November 4, 2019

Good cybersecurity in business is everyone’s responsibility, according to a recent article published by the World Economic Forum (WEF) and penned by Zurich Insurance Group’s chief information security officer, Paige H. Adams.

Not everyone needs to be an expert, but cyber security awareness training is vital

Cybersecurity leaders, says Adams, are also business leaders “working to protect data without business interruption.” Though “cybersecurity challenges are daunting” and not everyone is a cybersecurity expert, they don’t need to be. The most important factor in a combined fight against cybercrime is:

“Those with the primary responsibility for cybersecurity in an organization communicate risk effectively among their colleagues and across the business.”

Creating a culture of cybersecurity to fight cybercrime

Adams says incorporating cybersecurity into a corporate culture will help to reduce risk and increase resilience against cyber-attacks.  A culture of cybersecurity is the 10th point in a guide to dealing with cybersecurity challenges published by WEF titled “Cybersecurity Guide for Leaders in Today’s Digital World.

Zurich Insurance Group uses a risk-based framework that helps to achieve a cybersecurity culture. Adams says:

“Its Integrated Information Security Baseline (IISB) unites security efforts across the global organization and helps business leaders – business unit CEOs, COOs, CFOs – to better understand and manage critical cyber-risks.”

And, that creating a cybersecurity culture is not about making every employee an expert. But, instead about creating understanding of risk across an organization, making cybersecurity a top-level dialogue, creating security awareness, implementing engaging training and even using gamification, prizes, and fun quizzes, and creating open channel of communication so informed employees can report risks.

Why is security awareness training essential for everyone?

Firstly, Adams points to the well-iterated problems that make it essential for every employee to have knowledge of cyber risk and security awareness training. Adams says:

“Nearly all individuals in an organisation have access to information that is valuable to cybercriminals.”

And, data breaches can be “enabled by unintentionally risk behaviours” such as weak passwords and poor login practices. She adds:

“The bulk of today’s cyberthreats achieve their goal through humans and the targeting of individuals.”

Particularly individuals are targeted by phishing attacks, made more effective by social engineering.

Indeed, as many as 99% of cyberattacks rely on human interaction to work and that’s often an unwitting employee reaction to an attack. Individuals really are the last line of defence against many attacks and its often security awareness they can utilise in their daily activities that can empower this defence.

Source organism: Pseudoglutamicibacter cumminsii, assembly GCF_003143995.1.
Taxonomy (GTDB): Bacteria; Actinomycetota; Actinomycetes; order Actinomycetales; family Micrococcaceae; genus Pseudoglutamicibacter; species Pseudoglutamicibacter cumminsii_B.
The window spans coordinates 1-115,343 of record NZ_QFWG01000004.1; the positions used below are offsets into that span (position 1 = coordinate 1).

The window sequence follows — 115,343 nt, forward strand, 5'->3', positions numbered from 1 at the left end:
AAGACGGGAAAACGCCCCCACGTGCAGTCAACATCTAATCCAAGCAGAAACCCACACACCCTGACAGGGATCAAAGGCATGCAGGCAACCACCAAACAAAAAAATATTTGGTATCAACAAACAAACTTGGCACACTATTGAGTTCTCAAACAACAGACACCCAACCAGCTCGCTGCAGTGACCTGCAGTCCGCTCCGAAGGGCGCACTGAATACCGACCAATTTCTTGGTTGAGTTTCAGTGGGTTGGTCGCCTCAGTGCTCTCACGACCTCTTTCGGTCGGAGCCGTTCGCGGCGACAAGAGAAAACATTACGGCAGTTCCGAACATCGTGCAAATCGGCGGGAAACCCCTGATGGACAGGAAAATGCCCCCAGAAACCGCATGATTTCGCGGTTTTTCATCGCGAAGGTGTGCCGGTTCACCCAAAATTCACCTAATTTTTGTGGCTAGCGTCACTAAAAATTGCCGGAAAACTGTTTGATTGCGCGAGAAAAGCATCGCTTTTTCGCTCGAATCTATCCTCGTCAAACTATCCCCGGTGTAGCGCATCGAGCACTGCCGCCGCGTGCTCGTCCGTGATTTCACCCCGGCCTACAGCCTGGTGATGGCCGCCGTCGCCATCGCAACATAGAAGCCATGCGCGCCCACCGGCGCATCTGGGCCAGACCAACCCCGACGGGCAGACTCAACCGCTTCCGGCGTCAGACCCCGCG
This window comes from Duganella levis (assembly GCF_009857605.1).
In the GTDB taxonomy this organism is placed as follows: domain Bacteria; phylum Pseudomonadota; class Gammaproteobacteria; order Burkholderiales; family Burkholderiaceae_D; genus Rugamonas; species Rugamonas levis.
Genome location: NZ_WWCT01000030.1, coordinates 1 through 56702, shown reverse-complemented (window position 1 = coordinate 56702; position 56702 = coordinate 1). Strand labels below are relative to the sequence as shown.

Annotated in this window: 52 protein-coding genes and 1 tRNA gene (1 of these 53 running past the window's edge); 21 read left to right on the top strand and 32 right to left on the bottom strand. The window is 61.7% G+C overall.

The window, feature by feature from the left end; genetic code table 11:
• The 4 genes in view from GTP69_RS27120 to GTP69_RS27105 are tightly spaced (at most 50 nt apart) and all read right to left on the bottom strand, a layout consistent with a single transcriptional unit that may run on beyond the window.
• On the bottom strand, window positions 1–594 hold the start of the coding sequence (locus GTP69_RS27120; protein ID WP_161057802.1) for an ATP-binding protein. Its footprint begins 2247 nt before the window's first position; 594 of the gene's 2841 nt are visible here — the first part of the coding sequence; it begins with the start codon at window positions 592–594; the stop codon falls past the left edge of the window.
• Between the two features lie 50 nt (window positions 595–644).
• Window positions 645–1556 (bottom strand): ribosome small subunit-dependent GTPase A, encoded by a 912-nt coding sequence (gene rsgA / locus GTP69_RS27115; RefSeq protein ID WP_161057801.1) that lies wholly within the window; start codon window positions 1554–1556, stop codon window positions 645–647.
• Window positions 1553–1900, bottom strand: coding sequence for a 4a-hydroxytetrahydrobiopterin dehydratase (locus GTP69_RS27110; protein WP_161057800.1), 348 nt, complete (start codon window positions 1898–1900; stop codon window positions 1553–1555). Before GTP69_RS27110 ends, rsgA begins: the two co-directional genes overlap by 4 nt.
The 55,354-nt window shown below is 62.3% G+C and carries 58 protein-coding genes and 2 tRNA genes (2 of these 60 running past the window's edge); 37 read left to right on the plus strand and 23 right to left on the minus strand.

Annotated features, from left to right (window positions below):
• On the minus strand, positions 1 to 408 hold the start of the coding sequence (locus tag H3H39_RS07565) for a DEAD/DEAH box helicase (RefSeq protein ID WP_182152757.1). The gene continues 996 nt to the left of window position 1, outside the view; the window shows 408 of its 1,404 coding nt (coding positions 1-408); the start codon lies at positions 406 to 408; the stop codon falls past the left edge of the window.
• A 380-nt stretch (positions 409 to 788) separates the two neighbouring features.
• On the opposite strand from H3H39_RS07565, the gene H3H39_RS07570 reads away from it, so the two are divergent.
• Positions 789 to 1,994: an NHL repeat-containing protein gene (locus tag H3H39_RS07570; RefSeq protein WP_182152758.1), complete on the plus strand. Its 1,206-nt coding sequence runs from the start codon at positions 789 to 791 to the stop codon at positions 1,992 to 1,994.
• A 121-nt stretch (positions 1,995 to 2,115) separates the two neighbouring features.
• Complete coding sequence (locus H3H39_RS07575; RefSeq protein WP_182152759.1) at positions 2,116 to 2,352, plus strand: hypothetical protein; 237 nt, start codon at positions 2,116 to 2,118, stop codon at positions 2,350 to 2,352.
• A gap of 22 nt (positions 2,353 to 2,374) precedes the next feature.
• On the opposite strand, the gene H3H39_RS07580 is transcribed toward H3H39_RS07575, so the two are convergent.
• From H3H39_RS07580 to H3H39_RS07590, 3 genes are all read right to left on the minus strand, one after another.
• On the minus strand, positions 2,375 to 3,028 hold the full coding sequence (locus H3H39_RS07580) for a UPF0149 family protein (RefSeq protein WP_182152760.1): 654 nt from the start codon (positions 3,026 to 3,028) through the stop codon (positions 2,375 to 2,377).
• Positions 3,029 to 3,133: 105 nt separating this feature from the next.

Making cybersecurity training fun for best effect

Secondly, Adams shares her points for making a cybersecurity culture more robust, starting with creating a framework for managing risk that can be communicated across an organisation. CEO’s should be part of cybersecurity dialogue as if a CEO talks about phishing awareness this will filter across all levels of a business.

– Engage your staff with scenario-based security awareness training or “In-the-Moment” training.

The Zurich Insurance Group CISO suggests:

“Creating a security instruction and awareness function and appointing a senior leader responsible for running security awareness campaigns and overseeing security training.”

Also, that incentive programs could work to reinforce positive cyber security behaviour in the workplace:

“For example, phishing simulation training could be made more enjoyable through gamification and small prizes for those who report the most phishes.”

As well as mandatory annual training:

“You can also find ways to make engaging, bite-sized security training available throughout the year. This can be delivered through fun quizzes, cartoons or security-focused webisodes.”

– Watch our free taster sketch “Phishing Emails in Real life” from our hilarious Sketches security awareness training series

Communication channels are also vital, according to Adams. Both for reporting suspicious activity and for a constant reminder of cybersecurity risk to ensure it is kept “top of mind.”

“Company newsletters, blogs, digital signage and posters are all good venues for promoting anything from a cybersecurity tip of the day or slogan, to an interview with a top company executive on the topic of cyber fraud.”

Adams concludes by saying every person in a company or organization is a “security champion” and has a responsibility to support a company’s cybersecurity team.

As we offer security awareness training and phishing simulation training here at The Defence Works we happen to agree wholeheartedly with Adams and the WEF. We also know that cybersecurity responsibility may end with a CEO, but it is certainly the tenet of every role within a company today. In the same way that retail workers have a responsibility to look out for, prevent and report physical theft, every employee in any technology using business must make sure that digital threats are identified and dealt with to the best of their knowledge.

We know security awareness training needs to be quick, simple, and fun, so we use real-life scenarios and role play, as well as interactive episodes and comedy sketches.

Interested in learning more about how security awareness training can help your organisation? Sign up for a free demo of the world’s most interactive security awareness training.

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